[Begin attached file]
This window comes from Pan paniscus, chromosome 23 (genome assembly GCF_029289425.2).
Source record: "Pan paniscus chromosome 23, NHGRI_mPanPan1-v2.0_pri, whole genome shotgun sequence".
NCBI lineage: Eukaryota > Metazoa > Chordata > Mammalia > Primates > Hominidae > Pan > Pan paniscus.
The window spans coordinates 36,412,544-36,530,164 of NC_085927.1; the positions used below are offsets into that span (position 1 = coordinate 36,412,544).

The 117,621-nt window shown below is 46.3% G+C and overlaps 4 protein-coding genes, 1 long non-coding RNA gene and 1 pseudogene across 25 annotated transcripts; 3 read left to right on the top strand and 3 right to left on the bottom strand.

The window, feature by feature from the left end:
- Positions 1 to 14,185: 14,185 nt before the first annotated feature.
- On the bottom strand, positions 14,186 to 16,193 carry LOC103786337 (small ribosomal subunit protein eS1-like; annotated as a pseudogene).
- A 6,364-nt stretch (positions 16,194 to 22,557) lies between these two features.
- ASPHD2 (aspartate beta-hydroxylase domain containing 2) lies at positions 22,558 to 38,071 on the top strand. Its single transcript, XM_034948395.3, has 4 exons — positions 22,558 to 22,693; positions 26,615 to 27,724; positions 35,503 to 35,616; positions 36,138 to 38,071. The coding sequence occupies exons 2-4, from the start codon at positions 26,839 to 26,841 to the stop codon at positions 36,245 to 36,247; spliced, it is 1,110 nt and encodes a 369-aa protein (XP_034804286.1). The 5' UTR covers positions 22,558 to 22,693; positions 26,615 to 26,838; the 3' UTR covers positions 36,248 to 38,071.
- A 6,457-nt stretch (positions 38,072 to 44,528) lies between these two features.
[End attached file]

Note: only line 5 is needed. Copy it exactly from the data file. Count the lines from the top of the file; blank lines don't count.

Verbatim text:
The 117,621-nt window shown below is 46.3% G+C and overlaps 4 protein-coding genes, 1 long non-coding RNA gene and 1 pseudogene across 25 annotated transcripts; 3 read left to right on the top strand and 3 right to left on the bottom strand.